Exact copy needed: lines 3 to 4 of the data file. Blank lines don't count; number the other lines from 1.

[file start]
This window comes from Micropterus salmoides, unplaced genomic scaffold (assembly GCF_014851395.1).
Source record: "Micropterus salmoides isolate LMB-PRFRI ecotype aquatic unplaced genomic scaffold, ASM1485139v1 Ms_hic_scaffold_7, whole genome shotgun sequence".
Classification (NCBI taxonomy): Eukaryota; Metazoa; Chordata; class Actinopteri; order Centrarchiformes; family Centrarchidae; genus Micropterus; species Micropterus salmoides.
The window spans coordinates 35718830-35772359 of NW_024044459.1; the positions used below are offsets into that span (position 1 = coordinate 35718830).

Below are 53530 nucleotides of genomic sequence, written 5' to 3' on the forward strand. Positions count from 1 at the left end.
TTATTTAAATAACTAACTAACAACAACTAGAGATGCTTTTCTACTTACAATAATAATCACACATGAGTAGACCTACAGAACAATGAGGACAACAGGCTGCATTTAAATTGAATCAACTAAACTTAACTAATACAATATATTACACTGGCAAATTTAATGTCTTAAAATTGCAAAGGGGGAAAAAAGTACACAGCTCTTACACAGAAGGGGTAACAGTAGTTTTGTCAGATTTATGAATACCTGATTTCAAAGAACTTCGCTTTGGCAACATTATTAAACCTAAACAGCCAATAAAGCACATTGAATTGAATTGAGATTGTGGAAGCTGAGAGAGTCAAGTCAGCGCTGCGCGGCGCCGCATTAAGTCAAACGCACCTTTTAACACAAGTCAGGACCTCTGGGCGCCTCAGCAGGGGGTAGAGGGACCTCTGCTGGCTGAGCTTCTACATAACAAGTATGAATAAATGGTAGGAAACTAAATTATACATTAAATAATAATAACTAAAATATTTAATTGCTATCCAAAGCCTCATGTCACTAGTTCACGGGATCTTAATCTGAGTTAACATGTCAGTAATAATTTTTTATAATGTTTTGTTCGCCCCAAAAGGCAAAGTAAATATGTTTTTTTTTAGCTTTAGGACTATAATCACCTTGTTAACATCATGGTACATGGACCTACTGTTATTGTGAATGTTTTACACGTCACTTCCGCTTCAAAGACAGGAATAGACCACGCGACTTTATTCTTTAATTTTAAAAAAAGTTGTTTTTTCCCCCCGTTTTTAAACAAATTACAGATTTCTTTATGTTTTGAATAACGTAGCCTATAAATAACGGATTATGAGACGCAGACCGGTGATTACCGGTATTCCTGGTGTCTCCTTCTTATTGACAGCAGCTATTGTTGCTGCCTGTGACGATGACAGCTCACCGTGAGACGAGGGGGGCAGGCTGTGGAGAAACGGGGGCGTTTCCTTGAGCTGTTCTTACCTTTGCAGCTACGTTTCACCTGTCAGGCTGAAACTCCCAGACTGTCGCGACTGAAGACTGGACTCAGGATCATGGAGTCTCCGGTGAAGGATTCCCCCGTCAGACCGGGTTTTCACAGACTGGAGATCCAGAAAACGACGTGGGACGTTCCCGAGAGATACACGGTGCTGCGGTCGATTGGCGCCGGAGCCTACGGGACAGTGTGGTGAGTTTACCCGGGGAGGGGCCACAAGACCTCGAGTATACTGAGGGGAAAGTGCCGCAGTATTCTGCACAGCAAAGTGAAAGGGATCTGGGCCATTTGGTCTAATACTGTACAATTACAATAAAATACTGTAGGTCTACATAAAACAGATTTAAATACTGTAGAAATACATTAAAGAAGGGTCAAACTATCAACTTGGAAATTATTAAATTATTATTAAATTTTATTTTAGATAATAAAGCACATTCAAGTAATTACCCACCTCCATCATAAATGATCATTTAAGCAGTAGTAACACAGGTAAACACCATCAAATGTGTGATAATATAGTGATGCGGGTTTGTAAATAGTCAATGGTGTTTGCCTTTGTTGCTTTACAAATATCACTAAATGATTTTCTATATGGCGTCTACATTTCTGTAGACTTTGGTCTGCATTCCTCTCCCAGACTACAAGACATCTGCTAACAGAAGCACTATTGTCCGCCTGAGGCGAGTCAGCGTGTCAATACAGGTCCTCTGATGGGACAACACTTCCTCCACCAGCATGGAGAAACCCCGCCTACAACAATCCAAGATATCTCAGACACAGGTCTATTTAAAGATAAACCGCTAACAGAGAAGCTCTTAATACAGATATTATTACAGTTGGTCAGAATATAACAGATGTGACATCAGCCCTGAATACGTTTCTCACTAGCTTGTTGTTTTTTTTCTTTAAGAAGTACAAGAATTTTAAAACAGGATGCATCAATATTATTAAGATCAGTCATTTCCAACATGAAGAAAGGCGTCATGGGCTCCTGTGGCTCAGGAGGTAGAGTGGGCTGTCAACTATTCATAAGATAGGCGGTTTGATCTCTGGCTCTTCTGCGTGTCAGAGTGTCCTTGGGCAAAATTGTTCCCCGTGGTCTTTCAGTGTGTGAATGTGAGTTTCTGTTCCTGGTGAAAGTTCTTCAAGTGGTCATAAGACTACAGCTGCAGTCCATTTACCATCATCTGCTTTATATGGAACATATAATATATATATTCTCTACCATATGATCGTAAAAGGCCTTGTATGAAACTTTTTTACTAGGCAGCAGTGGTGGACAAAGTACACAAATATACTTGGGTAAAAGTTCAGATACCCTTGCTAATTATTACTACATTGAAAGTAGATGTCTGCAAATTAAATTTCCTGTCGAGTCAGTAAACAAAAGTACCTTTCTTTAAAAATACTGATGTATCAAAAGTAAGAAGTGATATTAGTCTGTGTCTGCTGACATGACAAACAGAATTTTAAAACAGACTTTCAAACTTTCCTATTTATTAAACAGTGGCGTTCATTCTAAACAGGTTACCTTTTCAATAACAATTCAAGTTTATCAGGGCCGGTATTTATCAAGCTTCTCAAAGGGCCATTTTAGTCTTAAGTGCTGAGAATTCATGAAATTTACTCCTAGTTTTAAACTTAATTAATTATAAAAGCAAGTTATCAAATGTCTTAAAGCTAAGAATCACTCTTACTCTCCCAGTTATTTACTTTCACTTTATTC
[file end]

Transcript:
Classification (NCBI taxonomy): Eukaryota; Metazoa; Chordata; class Actinopteri; order Centrarchiformes; family Centrarchidae; genus Micropterus; species Micropterus salmoides.
The window spans coordinates 35718830-35772359 of NW_024044459.1; the positions used below are offsets into that span (position 1 = coordinate 35718830).